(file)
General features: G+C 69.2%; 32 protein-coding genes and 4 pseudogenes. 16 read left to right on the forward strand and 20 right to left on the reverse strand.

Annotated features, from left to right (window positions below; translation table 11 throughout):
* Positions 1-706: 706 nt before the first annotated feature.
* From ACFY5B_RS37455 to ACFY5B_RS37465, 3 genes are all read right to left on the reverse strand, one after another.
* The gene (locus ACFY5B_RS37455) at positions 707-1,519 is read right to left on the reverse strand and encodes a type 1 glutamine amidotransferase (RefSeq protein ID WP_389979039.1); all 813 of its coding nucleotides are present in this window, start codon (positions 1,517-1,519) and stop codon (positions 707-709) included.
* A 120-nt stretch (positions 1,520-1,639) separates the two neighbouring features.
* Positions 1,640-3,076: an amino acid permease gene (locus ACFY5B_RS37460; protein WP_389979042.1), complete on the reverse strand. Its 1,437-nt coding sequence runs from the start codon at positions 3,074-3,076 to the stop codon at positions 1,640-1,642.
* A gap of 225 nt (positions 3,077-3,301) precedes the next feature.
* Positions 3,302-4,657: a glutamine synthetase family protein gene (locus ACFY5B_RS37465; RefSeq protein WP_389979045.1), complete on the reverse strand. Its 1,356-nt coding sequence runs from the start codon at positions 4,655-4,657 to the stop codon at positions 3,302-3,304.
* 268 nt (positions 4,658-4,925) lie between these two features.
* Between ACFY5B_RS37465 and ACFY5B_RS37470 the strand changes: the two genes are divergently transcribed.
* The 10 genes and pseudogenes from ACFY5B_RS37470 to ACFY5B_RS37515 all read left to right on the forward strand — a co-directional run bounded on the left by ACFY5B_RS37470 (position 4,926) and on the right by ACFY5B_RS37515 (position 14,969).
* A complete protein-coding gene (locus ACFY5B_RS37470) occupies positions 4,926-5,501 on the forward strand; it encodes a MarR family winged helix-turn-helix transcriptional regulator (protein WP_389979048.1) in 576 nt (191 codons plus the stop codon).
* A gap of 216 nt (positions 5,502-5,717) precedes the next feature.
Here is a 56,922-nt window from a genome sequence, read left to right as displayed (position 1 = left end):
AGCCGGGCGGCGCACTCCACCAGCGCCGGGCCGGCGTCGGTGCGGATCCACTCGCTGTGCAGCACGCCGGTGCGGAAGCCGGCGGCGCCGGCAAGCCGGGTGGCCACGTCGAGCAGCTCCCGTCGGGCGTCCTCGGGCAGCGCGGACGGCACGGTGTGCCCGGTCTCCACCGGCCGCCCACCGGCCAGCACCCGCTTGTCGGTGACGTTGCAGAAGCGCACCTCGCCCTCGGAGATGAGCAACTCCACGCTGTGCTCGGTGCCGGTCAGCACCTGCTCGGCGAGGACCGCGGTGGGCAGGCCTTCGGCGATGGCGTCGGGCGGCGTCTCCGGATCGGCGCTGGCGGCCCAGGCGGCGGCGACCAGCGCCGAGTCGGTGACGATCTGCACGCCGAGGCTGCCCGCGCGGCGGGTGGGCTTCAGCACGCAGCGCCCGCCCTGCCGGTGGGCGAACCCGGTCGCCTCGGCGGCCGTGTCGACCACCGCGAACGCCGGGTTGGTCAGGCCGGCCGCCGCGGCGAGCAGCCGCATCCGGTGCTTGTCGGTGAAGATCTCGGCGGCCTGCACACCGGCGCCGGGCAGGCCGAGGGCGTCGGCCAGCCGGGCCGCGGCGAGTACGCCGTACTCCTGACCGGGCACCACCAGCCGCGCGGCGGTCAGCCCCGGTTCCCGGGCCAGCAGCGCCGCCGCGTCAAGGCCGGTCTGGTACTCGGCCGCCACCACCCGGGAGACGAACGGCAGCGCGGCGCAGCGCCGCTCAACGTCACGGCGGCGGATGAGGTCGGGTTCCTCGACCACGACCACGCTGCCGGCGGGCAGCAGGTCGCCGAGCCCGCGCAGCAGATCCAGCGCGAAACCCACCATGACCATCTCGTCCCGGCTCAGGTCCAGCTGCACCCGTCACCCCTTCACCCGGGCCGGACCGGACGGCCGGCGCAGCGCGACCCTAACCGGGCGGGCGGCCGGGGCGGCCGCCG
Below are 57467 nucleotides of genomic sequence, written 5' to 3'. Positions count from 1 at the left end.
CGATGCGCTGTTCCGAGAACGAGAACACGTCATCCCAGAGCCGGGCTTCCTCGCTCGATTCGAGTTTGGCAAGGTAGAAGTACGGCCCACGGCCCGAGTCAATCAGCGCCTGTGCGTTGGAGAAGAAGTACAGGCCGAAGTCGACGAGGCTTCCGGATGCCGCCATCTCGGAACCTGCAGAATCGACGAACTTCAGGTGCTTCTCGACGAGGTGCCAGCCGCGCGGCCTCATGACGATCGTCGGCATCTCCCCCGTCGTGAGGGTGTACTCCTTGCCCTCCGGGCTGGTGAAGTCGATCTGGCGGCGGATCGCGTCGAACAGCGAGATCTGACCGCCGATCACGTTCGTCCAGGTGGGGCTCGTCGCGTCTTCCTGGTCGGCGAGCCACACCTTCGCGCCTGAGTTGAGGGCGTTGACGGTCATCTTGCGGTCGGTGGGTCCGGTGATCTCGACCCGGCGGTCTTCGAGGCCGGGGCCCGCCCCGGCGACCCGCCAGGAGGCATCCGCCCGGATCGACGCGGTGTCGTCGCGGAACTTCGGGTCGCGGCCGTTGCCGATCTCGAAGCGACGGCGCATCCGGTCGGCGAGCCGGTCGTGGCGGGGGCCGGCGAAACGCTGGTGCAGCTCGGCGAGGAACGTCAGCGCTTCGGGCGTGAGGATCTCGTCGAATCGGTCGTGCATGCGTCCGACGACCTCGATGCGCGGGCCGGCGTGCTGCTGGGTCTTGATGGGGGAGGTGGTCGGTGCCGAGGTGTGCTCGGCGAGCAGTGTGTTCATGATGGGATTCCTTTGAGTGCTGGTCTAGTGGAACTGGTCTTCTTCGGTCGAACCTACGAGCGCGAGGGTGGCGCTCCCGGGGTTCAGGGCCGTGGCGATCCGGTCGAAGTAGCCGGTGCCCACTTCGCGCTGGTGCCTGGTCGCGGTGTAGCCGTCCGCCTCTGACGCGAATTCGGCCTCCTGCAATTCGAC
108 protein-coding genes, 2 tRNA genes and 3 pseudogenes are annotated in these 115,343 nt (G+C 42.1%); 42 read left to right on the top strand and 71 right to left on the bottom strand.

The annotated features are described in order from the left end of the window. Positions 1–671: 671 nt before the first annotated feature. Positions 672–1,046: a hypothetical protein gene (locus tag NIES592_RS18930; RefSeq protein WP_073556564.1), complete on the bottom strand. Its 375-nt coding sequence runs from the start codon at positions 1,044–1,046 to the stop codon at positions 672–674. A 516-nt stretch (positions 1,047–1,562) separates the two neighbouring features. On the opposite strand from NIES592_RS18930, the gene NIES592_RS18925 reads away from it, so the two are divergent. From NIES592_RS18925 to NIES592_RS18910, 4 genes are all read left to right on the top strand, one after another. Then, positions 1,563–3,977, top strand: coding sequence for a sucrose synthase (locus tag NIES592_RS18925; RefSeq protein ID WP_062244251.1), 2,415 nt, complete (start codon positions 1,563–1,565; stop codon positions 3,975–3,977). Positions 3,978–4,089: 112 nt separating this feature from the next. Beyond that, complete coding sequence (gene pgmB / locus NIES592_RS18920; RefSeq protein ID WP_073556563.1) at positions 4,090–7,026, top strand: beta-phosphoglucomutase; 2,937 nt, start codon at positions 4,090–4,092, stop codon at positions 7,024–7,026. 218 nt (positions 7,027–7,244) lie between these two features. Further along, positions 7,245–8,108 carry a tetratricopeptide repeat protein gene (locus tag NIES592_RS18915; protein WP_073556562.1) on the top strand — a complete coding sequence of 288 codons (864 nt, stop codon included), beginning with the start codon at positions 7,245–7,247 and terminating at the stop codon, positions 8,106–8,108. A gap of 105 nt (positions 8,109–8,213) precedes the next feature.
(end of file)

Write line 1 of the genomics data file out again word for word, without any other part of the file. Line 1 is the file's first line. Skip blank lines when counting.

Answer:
General features: G+C 69.2%; 32 protein-coding genes and 4 pseudogenes. 16 read left to right on the forward strand and 20 right to left on the reverse strand.